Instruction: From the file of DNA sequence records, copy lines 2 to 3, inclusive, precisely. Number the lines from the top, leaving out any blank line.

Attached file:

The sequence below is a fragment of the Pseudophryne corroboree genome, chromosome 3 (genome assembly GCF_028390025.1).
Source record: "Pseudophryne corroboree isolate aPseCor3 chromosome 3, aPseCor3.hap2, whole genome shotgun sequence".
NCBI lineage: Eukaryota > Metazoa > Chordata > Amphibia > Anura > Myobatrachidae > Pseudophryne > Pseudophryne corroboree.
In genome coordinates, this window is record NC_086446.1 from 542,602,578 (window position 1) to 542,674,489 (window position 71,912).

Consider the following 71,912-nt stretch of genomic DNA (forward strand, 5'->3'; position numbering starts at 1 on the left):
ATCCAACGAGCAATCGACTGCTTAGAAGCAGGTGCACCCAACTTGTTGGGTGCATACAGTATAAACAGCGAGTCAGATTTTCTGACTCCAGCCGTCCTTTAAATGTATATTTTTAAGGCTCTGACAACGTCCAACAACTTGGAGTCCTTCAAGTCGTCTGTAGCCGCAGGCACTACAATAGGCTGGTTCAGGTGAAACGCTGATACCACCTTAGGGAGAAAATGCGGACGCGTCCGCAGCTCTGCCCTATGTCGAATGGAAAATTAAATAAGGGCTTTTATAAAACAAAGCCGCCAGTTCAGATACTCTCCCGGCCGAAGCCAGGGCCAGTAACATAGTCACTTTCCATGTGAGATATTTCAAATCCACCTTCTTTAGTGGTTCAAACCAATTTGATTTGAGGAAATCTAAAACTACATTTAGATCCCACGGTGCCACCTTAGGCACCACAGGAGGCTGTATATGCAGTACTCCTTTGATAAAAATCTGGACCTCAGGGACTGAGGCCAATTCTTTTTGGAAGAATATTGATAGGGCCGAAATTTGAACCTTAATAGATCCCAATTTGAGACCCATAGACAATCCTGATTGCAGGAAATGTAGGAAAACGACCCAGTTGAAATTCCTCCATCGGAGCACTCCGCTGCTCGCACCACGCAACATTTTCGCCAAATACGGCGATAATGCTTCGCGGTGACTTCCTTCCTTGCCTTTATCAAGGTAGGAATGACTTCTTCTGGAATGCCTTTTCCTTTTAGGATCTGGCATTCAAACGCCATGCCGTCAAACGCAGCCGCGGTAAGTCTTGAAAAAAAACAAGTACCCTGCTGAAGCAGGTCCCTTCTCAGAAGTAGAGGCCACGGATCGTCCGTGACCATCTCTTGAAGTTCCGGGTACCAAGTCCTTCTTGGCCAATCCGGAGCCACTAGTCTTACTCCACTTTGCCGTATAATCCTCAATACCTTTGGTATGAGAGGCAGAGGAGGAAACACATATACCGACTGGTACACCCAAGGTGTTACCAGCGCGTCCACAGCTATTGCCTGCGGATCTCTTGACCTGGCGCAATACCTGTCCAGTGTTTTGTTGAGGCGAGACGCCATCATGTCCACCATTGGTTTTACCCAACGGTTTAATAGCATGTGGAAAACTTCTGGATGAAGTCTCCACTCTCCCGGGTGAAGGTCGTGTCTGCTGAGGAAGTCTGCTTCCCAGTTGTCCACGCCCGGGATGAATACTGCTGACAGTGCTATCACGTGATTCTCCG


Source record: "Pseudophryne corroboree isolate aPseCor3 chromosome 3, aPseCor3.hap2, whole genome shotgun sequence".
NCBI lineage: Eukaryota > Metazoa > Chordata > Amphibia > Anura > Myobatrachidae > Pseudophryne > Pseudophryne corroboree.